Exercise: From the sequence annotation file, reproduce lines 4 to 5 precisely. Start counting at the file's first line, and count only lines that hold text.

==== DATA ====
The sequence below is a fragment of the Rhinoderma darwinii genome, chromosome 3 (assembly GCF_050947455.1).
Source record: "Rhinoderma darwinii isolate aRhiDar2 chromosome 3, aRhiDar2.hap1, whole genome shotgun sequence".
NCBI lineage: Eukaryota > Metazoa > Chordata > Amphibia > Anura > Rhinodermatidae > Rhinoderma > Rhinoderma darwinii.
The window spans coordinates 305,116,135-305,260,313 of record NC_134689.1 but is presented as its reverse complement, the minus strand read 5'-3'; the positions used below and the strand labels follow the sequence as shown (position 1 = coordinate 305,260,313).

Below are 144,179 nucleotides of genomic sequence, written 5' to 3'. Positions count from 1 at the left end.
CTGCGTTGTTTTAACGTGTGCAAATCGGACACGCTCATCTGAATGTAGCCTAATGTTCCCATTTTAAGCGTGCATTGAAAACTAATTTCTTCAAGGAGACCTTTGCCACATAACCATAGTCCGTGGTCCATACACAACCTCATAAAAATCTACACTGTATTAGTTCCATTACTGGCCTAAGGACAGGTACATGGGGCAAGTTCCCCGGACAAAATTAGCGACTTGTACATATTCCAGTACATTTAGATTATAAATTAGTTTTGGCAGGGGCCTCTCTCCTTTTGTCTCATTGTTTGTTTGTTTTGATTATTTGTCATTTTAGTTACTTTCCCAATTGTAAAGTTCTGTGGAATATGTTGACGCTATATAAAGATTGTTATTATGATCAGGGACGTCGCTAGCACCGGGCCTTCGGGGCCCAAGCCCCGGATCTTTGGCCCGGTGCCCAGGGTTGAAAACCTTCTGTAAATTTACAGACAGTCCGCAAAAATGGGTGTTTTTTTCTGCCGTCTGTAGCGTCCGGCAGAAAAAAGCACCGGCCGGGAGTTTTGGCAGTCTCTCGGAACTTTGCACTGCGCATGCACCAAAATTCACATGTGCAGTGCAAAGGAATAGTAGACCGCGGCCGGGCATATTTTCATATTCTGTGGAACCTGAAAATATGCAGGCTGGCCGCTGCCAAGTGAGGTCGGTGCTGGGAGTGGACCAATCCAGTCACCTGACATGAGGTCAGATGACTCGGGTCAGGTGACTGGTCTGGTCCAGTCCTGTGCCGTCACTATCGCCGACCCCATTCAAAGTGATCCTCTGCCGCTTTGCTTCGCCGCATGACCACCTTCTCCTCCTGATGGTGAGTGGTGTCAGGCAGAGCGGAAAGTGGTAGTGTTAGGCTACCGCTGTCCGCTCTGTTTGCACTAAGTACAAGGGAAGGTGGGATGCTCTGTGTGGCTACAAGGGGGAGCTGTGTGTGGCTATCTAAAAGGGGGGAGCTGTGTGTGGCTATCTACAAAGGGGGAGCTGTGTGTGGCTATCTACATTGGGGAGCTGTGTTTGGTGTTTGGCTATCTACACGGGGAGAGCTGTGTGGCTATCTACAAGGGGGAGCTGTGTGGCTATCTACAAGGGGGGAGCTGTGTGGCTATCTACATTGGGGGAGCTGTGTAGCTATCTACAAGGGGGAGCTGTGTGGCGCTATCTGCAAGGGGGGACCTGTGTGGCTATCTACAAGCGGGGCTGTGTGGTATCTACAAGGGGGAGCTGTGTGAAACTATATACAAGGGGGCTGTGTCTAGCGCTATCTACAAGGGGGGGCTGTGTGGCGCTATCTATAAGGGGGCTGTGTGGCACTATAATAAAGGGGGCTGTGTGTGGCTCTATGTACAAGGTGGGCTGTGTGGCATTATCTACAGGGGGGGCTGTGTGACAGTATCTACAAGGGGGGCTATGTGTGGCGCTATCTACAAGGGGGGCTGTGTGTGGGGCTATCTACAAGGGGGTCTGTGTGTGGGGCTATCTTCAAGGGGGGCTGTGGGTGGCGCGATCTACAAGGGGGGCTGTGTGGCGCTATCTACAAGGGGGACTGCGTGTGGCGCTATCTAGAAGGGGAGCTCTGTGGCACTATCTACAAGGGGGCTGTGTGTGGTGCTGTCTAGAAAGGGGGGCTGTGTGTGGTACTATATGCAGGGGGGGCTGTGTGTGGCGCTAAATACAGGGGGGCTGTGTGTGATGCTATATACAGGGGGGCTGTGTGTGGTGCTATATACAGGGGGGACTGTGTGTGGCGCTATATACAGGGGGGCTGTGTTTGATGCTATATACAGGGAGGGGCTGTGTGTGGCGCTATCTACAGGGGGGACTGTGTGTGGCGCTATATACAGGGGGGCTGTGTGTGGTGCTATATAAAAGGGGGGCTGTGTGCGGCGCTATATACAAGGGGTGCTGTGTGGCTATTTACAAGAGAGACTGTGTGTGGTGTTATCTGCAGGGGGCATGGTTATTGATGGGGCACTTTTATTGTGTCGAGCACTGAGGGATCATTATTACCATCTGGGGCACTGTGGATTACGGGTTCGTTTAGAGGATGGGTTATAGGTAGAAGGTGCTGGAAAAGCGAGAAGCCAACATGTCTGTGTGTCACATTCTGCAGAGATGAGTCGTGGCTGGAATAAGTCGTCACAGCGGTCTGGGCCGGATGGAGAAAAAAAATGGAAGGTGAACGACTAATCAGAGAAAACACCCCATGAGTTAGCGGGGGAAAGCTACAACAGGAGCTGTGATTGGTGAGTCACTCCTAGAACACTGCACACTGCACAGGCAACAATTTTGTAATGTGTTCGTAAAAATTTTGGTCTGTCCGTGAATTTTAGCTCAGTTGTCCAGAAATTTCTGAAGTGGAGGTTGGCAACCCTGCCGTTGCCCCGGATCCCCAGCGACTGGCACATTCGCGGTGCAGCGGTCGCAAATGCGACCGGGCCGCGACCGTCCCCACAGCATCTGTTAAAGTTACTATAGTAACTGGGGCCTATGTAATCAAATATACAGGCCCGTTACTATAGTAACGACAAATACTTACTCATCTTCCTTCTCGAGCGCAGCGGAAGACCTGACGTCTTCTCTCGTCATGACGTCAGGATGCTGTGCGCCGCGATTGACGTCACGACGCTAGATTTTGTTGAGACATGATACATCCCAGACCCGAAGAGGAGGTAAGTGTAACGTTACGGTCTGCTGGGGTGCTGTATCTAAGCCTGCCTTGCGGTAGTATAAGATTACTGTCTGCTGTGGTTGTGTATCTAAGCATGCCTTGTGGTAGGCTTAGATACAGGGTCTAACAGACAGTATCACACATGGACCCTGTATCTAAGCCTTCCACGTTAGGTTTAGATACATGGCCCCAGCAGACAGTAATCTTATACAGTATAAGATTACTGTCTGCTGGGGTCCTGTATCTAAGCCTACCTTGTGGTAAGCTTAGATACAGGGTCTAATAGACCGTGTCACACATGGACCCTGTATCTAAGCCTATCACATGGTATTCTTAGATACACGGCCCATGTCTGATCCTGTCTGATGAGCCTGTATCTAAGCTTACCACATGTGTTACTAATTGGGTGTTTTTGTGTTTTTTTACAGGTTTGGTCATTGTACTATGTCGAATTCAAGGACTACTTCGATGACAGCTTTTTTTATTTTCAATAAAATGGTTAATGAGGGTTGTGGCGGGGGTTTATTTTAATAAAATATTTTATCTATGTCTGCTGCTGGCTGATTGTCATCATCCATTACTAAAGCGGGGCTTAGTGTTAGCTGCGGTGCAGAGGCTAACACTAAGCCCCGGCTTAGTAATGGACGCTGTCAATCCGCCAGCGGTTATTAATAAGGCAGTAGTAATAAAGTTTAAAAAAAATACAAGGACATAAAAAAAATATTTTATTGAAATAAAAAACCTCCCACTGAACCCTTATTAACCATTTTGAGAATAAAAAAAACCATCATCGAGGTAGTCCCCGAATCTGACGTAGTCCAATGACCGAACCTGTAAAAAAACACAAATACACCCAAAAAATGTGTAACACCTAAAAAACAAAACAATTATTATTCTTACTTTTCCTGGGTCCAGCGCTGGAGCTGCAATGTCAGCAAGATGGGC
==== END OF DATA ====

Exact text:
The window spans coordinates 305,116,135-305,260,313 of record NC_134689.1 but is presented as its reverse complement, the minus strand read 5'-3'; the positions used below and the strand labels follow the sequence as shown (position 1 = coordinate 305,260,313).

Below are 144,179 nucleotides of genomic sequence, written 5' to 3'. Positions count from 1 at the left end.